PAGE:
All we could do at that time was describe it to you. But later, the studio released a series of blog posts breaking down the cinematic trailer frame-by-frame, and then, finally, it made the full gameplay video public. You can watch it above.
That was hardly the end of the story, though. Between E3 2018 and now, we've learned a lot more about Cyberpunk 2077—where it is in development, what's being prioritized, and who is working on it. There's no release date yet (we're hoping E3 2019 provides one), but we know a lot more now than we did then.
CD Projekt says that this year's E3 will be "the most important one" in the company's history. Now, here's the stage dressing: everything that CD Projekt has said about Cyberpunk 2077 since last E3 (or everything important, at least).
• The E3 2018 demo was "earlier" than alpha, according to CD Projekt president and CEO Adam Kiciński. That suggests a bit of a wait, but later we learned that both Cyberpunk 2077 and another CD Projekt RPG will be released by the end of 2021, and that Cyberpunk is playable from start to finish.
If that's the case, a 2020 release feels likely for Cyberpunk 2077. It could come as early as this year, but in a recent video, CD Projekt said that its work on the game is "far from over," which makes us think that late 2020 is the more likely release window.
• Cyberpunk 2077 won't be playable at E3 2019. We'll get to see it, but no touching. We also know that there will a be a behind-closed-doors demo that will be different from the public demo, and we don't have word yet on what will be made available for those not at the show, though we expect a trailer at the Microsoft conference, like last year.
• Multiplayer specialist studio Digital Scapes has joined production, though we're not sure what they're working on. Past comments confirmed that CD Projekt plans some kind of multiplayer mode alongside the expected single-player sprawl, and that could be Digital Scapes' domain. However, we learned at E3 last year that Cyberpunk won't ship with any such multiplayer mode.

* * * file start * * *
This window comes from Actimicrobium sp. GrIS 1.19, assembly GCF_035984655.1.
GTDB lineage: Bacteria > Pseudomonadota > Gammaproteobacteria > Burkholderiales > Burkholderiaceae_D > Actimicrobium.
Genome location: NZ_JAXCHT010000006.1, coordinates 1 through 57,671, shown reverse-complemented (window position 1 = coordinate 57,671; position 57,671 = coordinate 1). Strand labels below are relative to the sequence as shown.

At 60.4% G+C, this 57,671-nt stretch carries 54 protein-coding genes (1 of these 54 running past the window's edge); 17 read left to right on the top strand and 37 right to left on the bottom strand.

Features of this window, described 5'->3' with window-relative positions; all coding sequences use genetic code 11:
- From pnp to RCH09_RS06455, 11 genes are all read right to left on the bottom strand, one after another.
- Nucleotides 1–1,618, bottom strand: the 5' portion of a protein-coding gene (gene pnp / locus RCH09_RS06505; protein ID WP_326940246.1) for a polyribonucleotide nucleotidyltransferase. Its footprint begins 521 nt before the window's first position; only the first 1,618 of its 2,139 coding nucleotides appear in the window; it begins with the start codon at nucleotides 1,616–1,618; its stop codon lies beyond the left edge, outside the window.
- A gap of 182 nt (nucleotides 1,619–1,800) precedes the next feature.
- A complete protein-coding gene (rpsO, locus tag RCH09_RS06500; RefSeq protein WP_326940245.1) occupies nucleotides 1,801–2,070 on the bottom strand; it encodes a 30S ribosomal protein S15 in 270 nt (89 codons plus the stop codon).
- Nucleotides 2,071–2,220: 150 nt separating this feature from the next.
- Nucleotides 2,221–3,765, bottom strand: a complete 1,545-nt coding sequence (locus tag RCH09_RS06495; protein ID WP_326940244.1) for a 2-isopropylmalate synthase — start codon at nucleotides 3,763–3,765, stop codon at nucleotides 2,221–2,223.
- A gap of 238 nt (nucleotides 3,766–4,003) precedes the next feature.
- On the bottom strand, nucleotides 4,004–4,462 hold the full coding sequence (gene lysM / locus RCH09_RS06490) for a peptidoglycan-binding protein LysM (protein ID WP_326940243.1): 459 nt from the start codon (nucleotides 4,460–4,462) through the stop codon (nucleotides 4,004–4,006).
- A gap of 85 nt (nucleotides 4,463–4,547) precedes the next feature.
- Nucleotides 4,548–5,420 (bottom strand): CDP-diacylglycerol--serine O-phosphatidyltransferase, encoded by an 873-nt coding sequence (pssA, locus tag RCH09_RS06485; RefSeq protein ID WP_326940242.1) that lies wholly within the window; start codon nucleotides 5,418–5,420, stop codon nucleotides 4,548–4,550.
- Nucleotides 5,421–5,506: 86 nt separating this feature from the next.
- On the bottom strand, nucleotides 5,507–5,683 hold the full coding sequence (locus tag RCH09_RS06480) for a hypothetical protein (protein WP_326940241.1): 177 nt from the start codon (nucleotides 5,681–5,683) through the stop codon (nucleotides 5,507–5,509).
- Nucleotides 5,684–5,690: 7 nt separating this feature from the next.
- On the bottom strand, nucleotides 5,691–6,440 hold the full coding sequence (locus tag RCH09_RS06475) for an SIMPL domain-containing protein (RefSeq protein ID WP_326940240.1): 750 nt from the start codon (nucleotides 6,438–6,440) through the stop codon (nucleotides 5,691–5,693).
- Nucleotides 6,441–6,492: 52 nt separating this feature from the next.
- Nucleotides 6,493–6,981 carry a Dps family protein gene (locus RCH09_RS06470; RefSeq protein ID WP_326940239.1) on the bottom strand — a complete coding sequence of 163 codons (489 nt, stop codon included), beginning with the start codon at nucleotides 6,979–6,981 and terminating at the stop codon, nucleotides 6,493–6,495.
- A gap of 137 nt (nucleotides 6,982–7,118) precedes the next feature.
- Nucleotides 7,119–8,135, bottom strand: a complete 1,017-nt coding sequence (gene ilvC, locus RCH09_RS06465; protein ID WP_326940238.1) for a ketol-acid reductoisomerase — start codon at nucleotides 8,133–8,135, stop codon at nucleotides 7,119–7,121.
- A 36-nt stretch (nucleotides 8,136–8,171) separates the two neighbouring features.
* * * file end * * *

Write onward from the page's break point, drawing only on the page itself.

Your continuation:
We also learned that Konrad Tomaszkiewicz, a Witcher 3 creative director, joined the Cyberpunk team in March. This came after Cyberpunk narrative and setting director Sebastian Stepien left the company for Blizzard.
• In total, 400 people are working on Cyberpunk 2077 right now.
• There will be a photo mode. Or, at least, CD Projekt is planning to have one. PC Gamer is firmly pro-photo modes, so this is good news to us! We also learned that many HUD elements, including damage numbers, can be turned off.
• There are "multiple ways to resolve individual quests" and the quest design philosophy came from The Witcher 3's expansions, according to designer Patrick Mills. He also said that the cyberpunk genre is "inherently political."
• "Many" of the tall buildings will be explorable, and "each floor can house a lot of activities."
• Story is just as important as action. "You’ll experience the thrill of using cybernetic implants and high-tech weaponry in combat, sure, but there’s also depth in the story," said writer Stanislaw Swiecicki in an interview we published last November. "We want to ask questions about what identity and individuality are in a world where people are so closely connected with technology.”
• Performance optimization was considered "right at the start" of development, said lead cinematic animator Maciej Pietras last August.
• Mod tools aren't planned at launch, but CD Projekt "would love to support the modding community in the future."
• The final part of Cyberpunk 2077's development should be "better than The Witcher’s finishing period" for employees, said CD Projekt Red co-founder Marcin Iwiński while speaking on the studio's history and the industry-wide issue of crunch. When it comes to crunch, the company wants to be "more humane and treat people with respect," he said.
For many, many more details from over the years, here's everything we know about Cyberpunk 2077 so far. And here's when you can watch all of the E3 2019 press conferences.